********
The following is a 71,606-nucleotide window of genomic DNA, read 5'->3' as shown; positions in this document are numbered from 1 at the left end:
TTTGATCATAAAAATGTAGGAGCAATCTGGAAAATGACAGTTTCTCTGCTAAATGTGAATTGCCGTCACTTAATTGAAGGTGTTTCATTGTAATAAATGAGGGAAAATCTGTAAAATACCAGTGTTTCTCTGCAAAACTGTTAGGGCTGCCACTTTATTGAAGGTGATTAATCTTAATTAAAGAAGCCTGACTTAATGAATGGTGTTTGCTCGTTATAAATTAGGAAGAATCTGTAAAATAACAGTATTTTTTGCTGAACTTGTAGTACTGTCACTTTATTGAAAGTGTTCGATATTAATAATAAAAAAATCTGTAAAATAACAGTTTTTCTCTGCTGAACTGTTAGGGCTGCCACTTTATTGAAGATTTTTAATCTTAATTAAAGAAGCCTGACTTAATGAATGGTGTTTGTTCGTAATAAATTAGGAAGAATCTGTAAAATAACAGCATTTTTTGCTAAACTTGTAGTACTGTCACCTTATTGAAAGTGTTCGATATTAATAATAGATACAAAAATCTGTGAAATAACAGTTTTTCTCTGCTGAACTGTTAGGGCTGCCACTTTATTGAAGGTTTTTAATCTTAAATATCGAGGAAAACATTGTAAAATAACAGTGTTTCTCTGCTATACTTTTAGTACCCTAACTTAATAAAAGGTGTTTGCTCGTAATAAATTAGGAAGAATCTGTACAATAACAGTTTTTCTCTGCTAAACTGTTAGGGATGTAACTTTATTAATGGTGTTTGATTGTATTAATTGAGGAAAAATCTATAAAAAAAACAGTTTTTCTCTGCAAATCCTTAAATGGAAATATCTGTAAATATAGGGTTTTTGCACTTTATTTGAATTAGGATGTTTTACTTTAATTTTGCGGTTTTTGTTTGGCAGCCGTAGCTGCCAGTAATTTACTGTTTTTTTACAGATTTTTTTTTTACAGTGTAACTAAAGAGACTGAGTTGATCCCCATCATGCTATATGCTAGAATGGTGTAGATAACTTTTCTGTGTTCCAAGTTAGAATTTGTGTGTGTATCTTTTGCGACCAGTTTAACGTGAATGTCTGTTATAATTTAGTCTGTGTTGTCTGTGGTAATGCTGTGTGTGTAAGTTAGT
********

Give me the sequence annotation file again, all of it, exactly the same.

The following is a 71,606-nucleotide window of genomic DNA, read 5'->3' as shown; positions in this document are numbered from 1 at the left end:
TTTGATCATAAAAATGTAGGAGCAATCTGGAAAATGACAGTTTCTCTGCTAAATGTGAATTGCCGTCACTTAATTGAAGGTGTTTCATTGTAATAAATGAGGGAAAATCTGTAAAATACCAGTGTTTCTCTGCAAAACTGTTAGGGCTGCCACTTTATTGAAGGTGATTAATCTTAATTAAAGAAGCCTGACTTAATGAATGGTGTTTGCTCGTTATAAATTAGGAAGAATCTGTAAAATAACAGTATTTTTTGCTGAACTTGTAGTACTGTCACTTTATTGAAAGTGTTCGATATTAATAATAAAAAAATCTGTAAAATAACAGTTTTTCTCTGCTGAACTGTTAGGGCTGCCACTTTATTGAAGATTTTTAATCTTAATTAAAGAAGCCTGACTTAATGAATGGTGTTTGTTCGTAATAAATTAGGAAGAATCTGTAAAATAACAGCATTTTTTGCTAAACTTGTAGTACTGTCACCTTATTGAAAGTGTTCGATATTAATAATAGATACAAAAATCTGTGAAATAACAGTTTTTCTCTGCTGAACTGTTAGGGCTGCCACTTTATTGAAGGTTTTTAATCTTAAATATCGAGGAAAACATTGTAAAATAACAGTGTTTCTCTGCTATACTTTTAGTACCCTAACTTAATAAAAGGTGTTTGCTCGTAATAAATTAGGAAGAATCTGTACAATAACAGTTTTTCTCTGCTAAACTGTTAGGGATGTAACTTTATTAATGGTGTTTGATTGTATTAATTGAGGAAAAATCTATAAAAAAAACAGTTTTTCTCTGCAAATCCTTAAATGGAAATATCTGTAAATATAGGGTTTTTGCACTTTATTTGAATTAGGATGTTTTACTTTAATTTTGCGGTTTTTGTTTGGCAGCCGTAGCTGCCAGTAATTTACTGTTTTTTTACAGATTTTTTTTTTACAGTGTAACTAAAGAGACTGAGTTGATCCCCATCATGCTATATGCTAGAATGGTGTAGATAACTTTTCTGTGTTCCAAGTTAGAATTTGTGTGTGTATCTTTTGCGACCAGTTTAACGTGAATGTCTGTTATAATTTAGTCTGTGTTGTCTGTGGTAATGCTGTGTGTGTAAGTTAGT